Gesture Control inside a car

Design guide for gesture control in automotive HMI

Ultraleap’s Experience Design and Research team is building the standards for common gestures, interactions, and haptic sensations. Here, Matt Corrall, Design Director, shares our thinking around best practices for gesture control in automotive HMI.

The automotive HMI of the future is going to use a host of new technologies to respond more intelligently to a driver’s needs, increasing safety and letting you control your car in a way that’s natural and easy. It will likely be powered by facial and gesture recognition, voice control, visual displays, eye tracking, and haptic technology.

Ultraleap’s world-leading hand tracking powers reliable, customizable gesture control in automotive HMI – allowing drivers to control their car’s infotainment system with simple hand gestures.

Groupe PSA automotive HMI powered by gesture control
Automotive HMI powered by gesture control with mid-air haptics enables drivers to control infotainment intuitively and without taking their eyes off the road. With thanks to Groupe PSA.

Adding haptic feedback to gesture control using our “virtual touch” haptic technology gives tactile confirmation that an action has been completed, even though there’s no button or touchscreen present. Think of it as feeling a “force field” against your palm.

In our rigorous testing, it’s proven to result in drivers making fewer glances away from the road. Drivers also strongly prefer it over either gesture control alone, or touchscreens.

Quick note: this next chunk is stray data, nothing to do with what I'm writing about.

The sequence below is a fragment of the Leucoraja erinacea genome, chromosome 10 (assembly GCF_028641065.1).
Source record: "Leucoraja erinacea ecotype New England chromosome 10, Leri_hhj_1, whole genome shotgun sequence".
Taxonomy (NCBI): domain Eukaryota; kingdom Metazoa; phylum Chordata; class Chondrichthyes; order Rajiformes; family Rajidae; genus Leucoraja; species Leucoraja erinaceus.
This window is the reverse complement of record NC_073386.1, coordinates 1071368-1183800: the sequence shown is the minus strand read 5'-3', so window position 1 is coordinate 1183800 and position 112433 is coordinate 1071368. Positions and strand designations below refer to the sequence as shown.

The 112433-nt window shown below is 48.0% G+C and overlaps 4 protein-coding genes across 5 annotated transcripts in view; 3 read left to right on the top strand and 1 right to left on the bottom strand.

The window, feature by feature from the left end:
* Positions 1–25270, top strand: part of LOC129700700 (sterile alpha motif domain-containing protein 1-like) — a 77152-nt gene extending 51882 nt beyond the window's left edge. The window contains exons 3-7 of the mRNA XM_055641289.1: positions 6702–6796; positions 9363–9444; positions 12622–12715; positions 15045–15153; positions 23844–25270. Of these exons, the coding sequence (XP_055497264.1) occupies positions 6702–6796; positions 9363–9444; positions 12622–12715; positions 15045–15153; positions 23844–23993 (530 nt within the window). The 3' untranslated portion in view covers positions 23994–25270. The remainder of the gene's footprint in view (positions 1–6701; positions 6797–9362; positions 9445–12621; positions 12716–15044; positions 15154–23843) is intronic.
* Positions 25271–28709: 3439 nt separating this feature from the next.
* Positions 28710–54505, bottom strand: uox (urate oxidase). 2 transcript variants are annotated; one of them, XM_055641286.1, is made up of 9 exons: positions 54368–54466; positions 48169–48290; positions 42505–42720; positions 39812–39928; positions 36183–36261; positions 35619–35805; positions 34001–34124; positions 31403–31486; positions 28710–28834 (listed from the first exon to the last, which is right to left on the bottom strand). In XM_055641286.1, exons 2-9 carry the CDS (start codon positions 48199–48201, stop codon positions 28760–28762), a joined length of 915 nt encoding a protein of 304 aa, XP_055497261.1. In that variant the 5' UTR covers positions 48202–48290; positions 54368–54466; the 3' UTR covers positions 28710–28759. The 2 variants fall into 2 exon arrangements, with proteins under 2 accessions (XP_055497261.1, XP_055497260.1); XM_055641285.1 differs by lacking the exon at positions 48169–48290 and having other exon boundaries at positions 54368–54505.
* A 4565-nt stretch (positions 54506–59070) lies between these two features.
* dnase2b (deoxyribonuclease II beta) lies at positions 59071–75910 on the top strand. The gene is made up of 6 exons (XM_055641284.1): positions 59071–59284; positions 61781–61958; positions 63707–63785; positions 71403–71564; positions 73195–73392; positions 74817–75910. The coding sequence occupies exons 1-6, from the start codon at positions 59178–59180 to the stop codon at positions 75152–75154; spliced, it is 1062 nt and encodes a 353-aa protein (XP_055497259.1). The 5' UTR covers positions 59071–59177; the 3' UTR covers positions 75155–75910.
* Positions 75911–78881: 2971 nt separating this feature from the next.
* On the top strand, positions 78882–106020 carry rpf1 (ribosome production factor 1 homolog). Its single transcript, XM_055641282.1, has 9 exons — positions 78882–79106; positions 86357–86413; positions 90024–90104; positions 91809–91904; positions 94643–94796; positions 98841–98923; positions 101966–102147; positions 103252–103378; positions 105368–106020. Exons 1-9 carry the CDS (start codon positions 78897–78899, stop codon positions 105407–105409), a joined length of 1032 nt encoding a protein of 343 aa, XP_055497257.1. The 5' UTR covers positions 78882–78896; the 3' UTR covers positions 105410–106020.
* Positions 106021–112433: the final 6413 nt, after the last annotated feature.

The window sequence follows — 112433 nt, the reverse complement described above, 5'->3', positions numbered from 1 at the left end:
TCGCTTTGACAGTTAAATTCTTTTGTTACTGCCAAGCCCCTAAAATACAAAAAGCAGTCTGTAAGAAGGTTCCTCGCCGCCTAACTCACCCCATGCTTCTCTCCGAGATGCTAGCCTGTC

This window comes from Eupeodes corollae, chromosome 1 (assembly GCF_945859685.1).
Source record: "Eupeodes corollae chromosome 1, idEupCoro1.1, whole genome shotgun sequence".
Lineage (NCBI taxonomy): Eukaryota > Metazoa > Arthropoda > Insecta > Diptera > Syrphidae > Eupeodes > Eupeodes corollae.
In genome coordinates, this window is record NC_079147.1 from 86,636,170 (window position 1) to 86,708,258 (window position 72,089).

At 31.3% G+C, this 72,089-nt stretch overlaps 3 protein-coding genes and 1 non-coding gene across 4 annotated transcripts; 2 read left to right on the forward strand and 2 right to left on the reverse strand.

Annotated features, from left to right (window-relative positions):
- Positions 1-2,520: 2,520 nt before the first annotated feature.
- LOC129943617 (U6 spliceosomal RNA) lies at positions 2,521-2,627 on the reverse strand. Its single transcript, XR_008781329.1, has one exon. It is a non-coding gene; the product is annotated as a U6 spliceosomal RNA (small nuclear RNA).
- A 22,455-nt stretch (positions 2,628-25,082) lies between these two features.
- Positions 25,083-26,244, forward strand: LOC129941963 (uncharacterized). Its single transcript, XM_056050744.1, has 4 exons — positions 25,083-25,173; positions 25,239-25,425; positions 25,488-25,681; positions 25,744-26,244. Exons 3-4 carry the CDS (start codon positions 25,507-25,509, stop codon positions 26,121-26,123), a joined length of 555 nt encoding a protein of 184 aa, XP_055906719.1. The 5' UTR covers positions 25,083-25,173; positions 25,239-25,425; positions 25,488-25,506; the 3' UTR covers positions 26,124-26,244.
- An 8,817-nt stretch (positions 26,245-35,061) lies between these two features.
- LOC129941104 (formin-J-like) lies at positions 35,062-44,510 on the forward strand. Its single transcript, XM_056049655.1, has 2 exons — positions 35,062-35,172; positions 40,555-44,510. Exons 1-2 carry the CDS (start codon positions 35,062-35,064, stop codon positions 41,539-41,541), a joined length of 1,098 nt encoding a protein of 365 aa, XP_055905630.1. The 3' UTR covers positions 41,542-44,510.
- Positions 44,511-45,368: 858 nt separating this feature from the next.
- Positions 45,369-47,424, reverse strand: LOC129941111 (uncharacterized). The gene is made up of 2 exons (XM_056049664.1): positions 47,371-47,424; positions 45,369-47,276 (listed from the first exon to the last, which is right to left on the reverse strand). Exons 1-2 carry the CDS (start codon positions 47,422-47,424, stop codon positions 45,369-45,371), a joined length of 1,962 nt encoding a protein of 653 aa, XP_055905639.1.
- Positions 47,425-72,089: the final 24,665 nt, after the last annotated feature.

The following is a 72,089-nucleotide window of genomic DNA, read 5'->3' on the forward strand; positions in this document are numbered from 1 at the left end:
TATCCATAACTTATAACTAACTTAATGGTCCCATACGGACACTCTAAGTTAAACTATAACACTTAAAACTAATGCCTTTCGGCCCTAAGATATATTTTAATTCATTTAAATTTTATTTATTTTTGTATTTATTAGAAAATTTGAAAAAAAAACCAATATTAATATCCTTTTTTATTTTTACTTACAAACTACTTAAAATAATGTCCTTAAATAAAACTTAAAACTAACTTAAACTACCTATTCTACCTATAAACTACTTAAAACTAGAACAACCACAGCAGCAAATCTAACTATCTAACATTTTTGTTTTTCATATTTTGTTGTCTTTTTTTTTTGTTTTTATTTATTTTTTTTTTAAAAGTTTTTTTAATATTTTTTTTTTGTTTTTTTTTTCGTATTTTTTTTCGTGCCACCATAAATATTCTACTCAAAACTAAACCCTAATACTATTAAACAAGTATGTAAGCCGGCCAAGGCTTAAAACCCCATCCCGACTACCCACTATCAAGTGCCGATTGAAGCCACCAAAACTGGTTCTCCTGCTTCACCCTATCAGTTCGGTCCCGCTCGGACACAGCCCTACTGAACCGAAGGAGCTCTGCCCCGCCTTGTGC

However, gesture control is new enough that there are no established standards yet for how to do things well – unlike, say, designing for a touchscreen. Our team is building those standards for common gestures, interactions, and haptic sensations.

Here, we share our current thinking on best-practice gesture frameworks for automotive HMI.

Design guidelines for automotive HMI gestures

Gesture Design Guide cover

Automotive HMI

In Ultraleap’s Experience Design and Research team, we study human behaviour and use evidence-led design practice to determine the gestures, interactions, and haptic sensations that work best. We work with customers integrating our technology into a wide range of products, using what we’ve learned to help them design intuitive, touchless experiences.

Gesture and interactions aren’t the same in every case. Our gesture choices will be affected by the context and job the user is doing, as well as whether they’re using a 2D screen or a VR headset.

Are they a driver operating an infotainment system without taking their eyes off the road, or an architect reviewing a detailed 3D building model in VR? For each case, we start with the person and find the interactions that best fit their needs.